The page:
We spent one day heading over to the less touristy Enarkulem, but apart from a new pair of jeans for Aidan (Hotels had started refusing us a room due to the scruffy appearance of his torn Kevlar ones) and a great rusty old Enfield, we didn’t find anything much, that we liked in that crowded, dirty, construction work ridden part of town. Munki loved the boat ride across though and even made a soldier smile that stood at one of the ports.
Fort Kochi is much prettier, with its low, scruffy old buildings (high-rise development is prohibited), wickid graffiti and the awesome fishing nets they have inherited from the Chinese.
And of course we had to try the fabled Kathkali Theatre, a typically Keralan thing and went to see The Killing of Baka. “Katha” means “story” and “kali” is “play”. It was developed mainly from one of the oldest Keralan dance forms known as “Ramanattam” and was performed only at royal palaces. The stories are mostly taken from the Hindu myths, played by actors who study eight to ten years to become a Kathkali artist. A real performance would last all night. Theatres now have decided to revive the culture by offering shorter versions with an explanatory introduction for tourists.
There are several venues to choose from and we ended up at the Kerala Kathkali Centre. Paintings on the wall along the pathway to the entrance and photos at the back of the intimate theatre set the mood for what’s in store.
Makeup is very important and can take up to an hour. If you get there early, you are allowed to watch. The actors use natural colours from various ground stones and paper is glued on using a rice-and-water paste. Each colour means something: red is evil, green is good, red and green is schizophrenic or an anti-hero, yellow a female or passive (neither good nor evil).
Kathkali is very spiritual and so the stage is duly prepared with oil lamps lit and little shrines and the stage edge are decorated with flowers and little white powder kolams. Each actor, musician and singer goes through a little blessing routine to the various shrines when they first enter the stage, even if that is during the play (the curtain lifted by the helpers during their entrance jut gets held up as long as it takes).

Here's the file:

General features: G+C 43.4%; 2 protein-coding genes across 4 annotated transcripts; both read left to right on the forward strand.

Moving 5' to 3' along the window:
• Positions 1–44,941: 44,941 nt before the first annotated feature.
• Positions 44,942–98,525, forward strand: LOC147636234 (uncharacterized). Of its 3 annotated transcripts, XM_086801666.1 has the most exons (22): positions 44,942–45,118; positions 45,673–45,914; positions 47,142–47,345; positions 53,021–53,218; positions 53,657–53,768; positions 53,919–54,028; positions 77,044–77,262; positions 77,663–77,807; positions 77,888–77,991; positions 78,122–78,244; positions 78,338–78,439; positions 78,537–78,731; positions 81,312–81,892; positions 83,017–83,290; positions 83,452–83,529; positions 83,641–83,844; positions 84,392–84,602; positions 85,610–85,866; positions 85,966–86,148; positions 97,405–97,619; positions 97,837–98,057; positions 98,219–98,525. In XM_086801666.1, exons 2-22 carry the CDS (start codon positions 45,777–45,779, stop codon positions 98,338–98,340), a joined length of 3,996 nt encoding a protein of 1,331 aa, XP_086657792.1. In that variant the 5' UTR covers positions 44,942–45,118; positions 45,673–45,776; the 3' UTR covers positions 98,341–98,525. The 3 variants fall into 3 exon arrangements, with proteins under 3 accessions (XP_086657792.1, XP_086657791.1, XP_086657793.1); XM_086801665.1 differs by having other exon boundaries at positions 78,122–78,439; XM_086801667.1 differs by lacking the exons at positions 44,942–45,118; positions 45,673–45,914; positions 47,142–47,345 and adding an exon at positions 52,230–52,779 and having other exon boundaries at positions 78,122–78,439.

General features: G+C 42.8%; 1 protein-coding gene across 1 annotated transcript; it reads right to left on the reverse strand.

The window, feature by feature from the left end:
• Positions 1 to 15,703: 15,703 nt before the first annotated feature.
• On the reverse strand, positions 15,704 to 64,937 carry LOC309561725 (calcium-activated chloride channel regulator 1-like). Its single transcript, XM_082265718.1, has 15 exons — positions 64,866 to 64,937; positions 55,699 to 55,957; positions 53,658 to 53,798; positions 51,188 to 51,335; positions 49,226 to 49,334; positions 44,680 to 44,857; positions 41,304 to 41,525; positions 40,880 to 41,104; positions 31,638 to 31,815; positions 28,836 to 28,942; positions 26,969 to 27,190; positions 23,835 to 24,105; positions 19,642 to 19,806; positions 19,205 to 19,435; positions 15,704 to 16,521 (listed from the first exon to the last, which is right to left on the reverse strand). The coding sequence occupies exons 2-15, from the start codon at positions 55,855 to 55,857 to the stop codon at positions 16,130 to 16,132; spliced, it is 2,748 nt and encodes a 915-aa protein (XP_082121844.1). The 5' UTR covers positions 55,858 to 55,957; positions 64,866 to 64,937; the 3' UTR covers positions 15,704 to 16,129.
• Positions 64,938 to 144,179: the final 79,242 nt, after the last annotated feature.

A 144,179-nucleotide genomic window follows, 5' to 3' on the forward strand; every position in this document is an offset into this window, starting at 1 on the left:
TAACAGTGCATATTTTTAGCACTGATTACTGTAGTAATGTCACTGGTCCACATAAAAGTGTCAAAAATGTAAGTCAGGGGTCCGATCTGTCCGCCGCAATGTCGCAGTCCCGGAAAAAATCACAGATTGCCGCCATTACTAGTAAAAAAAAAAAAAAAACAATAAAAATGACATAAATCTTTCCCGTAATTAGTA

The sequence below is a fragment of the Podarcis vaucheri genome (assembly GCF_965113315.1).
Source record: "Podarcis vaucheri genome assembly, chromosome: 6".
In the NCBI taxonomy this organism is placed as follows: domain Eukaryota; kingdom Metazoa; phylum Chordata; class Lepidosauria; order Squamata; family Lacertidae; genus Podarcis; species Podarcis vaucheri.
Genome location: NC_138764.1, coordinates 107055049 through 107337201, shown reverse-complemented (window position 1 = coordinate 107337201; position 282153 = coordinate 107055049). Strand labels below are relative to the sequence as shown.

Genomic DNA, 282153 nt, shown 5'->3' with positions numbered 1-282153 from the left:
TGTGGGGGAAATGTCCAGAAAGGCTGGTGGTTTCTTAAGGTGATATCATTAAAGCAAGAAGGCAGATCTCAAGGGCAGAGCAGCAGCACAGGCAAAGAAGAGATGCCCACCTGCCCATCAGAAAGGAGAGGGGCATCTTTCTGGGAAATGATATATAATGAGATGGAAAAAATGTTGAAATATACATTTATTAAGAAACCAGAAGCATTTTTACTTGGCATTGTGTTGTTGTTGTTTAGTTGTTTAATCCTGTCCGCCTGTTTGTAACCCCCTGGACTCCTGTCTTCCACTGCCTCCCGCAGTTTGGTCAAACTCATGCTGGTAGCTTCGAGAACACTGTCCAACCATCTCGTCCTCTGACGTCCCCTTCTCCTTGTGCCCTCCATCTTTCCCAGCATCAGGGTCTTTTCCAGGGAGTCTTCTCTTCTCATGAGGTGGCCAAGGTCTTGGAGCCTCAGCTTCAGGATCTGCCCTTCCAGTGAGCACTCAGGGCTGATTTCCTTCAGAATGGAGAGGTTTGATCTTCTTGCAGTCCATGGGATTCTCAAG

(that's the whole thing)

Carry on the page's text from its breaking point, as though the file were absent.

Kathkali actors don’t speak. They communicate using twenty four different hand symbols, their eyes, mouth and even their entire body in dance like gestures. Every movement they make is exact and means something. The music from the two drums (the drumsticks are bent at one end), cymbals and box harmonium is also very specific, conveying the moods and feelings of the characters. Then there is a singer, who may sing part of the story that is not acted, as a sort of explanation or to set the next scene. So in total it is like an awesome secret language. The actors gave a little demonstration of various words such as “father” or “snake” as well as different ways of saying the same thing, for example “please go” versus “Go! Now!”
Of course we still had no idea of what was said once the actual play began and at times it can seem a little long (imagine how long it takes to say one sentence if you have to gesture and dance each word). So they had given us a little sheet of paper explaining what was going on and together with that we had loads of fun deciphering the story.
Baka (red face), a murderous forest dwelling demon keeps forcing Brahmin (yellow face), a high caste member of a village community, to feed him every day. The village is haunted by Baka. Bhima (green face), second and most powerful of the Pandava Princes, is chosen by his mother to go kill Baka.
In the fist scene Bhima and Brahmin discuss the plot and Bhima boasts how he is suited for the job. Then they load the cart of food and Bhima sets off.
A cloth is held up to allow for the change of actors and the blessings. Baka starts shaking the sheet and slowly but violently shows himself causing anticipation and fear of his character.
Bhima sits on the forest floor, eating Baka’s food, provoking him some more. Bhima calmly explains why he will kill the evil Baka. Then he gets to his feet and a frantic and highly symbolic fight ensues.
Bhima slays Baka (milking the death scene for what feels like an eternity). Then the body is removed and Bhima finishes with a little victory dance, thanking the gods.